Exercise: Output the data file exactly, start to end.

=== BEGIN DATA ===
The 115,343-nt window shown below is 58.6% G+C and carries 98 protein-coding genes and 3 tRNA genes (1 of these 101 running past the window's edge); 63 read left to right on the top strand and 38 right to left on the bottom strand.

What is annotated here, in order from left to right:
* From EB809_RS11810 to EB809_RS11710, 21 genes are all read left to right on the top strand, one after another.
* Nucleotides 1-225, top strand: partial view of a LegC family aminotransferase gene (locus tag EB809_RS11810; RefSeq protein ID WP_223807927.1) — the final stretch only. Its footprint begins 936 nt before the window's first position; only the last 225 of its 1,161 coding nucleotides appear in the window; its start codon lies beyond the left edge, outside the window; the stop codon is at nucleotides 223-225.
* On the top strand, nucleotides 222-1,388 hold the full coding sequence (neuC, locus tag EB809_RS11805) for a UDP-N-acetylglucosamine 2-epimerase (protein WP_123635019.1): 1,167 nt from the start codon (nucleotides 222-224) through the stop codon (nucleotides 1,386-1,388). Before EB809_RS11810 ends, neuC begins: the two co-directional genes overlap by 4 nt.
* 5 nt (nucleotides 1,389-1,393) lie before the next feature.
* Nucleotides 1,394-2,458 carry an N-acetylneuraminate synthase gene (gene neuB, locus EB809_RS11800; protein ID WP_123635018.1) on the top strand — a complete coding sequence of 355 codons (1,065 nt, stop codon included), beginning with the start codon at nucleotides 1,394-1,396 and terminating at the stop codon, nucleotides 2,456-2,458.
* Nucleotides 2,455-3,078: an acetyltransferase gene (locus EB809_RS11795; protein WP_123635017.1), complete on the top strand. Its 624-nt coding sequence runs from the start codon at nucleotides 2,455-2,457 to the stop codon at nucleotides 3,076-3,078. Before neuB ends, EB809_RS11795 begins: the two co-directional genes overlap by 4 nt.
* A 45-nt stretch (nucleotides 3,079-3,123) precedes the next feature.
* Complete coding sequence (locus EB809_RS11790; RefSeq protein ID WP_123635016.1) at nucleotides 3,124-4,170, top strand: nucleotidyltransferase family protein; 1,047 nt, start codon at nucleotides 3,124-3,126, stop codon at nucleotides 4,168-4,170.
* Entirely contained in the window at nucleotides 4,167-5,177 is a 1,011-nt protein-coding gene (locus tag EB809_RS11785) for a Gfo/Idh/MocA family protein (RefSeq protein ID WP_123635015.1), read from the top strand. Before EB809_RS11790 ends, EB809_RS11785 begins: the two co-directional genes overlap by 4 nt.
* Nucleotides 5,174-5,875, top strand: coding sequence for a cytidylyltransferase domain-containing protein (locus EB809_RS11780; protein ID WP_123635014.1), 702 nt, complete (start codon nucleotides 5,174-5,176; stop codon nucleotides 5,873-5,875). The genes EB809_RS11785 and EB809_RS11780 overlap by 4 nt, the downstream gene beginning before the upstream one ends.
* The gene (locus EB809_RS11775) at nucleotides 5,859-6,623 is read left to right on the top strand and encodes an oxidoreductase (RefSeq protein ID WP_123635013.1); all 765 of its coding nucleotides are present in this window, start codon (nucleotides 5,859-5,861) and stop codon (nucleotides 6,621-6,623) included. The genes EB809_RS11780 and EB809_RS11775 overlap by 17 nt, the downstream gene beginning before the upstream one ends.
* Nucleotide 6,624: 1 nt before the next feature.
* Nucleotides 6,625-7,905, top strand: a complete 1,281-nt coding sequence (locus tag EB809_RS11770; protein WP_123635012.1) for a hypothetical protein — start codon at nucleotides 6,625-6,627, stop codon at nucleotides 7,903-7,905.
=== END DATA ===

The 115,343-nt window shown below is 58.6% G+C and carries 98 protein-coding genes and 3 tRNA genes (1 of these 101 running past the window's edge); 63 read left to right on the top strand and 38 right to left on the bottom strand.

What is annotated here, in order from left to right:
* From EB809_RS11810 to EB809_RS11710, 21 genes are all read left to right on the top strand, one after another.
* Nucleotides 1-225, top strand: partial view of a LegC family aminotransferase gene (locus tag EB809_RS11810; RefSeq protein ID WP_223807927.1) — the final stretch only. Its footprint begins 936 nt before the window's first position; only the last 225 of its 1,161 coding nucleotides appear in the window; its start codon lies beyond the left edge, outside the window; the stop codon is at nucleotides 223-225.
* On the top strand, nucleotides 222-1,388 hold the full coding sequence (neuC, locus tag EB809_RS11805) for a UDP-N-acetylglucosamine 2-epimerase (protein WP_123635019.1): 1,167 nt from the start codon (nucleotides 222-224) through the stop codon (nucleotides 1,386-1,388). Before EB809_RS11810 ends, neuC begins: the two co-directional genes overlap by 4 nt.
* 5 nt (nucleotides 1,389-1,393) lie before the next feature.
* Nucleotides 1,394-2,458 carry an N-acetylneuraminate synthase gene (gene neuB, locus EB809_RS11800; protein ID WP_123635018.1) on the top strand — a complete coding sequence of 355 codons (1,065 nt, stop codon included), beginning with the start codon at nucleotides 1,394-1,396 and terminating at the stop codon, nucleotides 2,456-2,458.
* Nucleotides 2,455-3,078: an acetyltransferase gene (locus EB809_RS11795; protein WP_123635017.1), complete on the top strand. Its 624-nt coding sequence runs from the start codon at nucleotides 2,455-2,457 to the stop codon at nucleotides 3,076-3,078. Before neuB ends, EB809_RS11795 begins: the two co-directional genes overlap by 4 nt.
* A 45-nt stretch (nucleotides 3,079-3,123) precedes the next feature.
* Complete coding sequence (locus EB809_RS11790; RefSeq protein ID WP_123635016.1) at nucleotides 3,124-4,170, top strand: nucleotidyltransferase family protein; 1,047 nt, start codon at nucleotides 3,124-3,126, stop codon at nucleotides 4,168-4,170.
* Entirely contained in the window at nucleotides 4,167-5,177 is a 1,011-nt protein-coding gene (locus tag EB809_RS11785) for a Gfo/Idh/MocA family protein (RefSeq protein ID WP_123635015.1), read from the top strand. Before EB809_RS11790 ends, EB809_RS11785 begins: the two co-directional genes overlap by 4 nt.
* Nucleotides 5,174-5,875, top strand: coding sequence for a cytidylyltransferase domain-containing protein (locus EB809_RS11780; protein ID WP_123635014.1), 702 nt, complete (start codon nucleotides 5,174-5,176; stop codon nucleotides 5,873-5,875). The genes EB809_RS11785 and EB809_RS11780 overlap by 4 nt, the downstream gene beginning before the upstream one ends.
* The gene (locus EB809_RS11775) at nucleotides 5,859-6,623 is read left to right on the top strand and encodes an oxidoreductase (RefSeq protein ID WP_123635013.1); all 765 of its coding nucleotides are present in this window, start codon (nucleotides 5,859-5,861) and stop codon (nucleotides 6,621-6,623) included. The genes EB809_RS11780 and EB809_RS11775 overlap by 17 nt, the downstream gene beginning before the upstream one ends.
* Nucleotide 6,624: 1 nt before the next feature.
* Nucleotides 6,625-7,905, top strand: a complete 1,281-nt coding sequence (locus tag EB809_RS11770; protein WP_123635012.1) for a hypothetical protein — start codon at nucleotides 6,625-6,627, stop codon at nucleotides 7,903-7,905.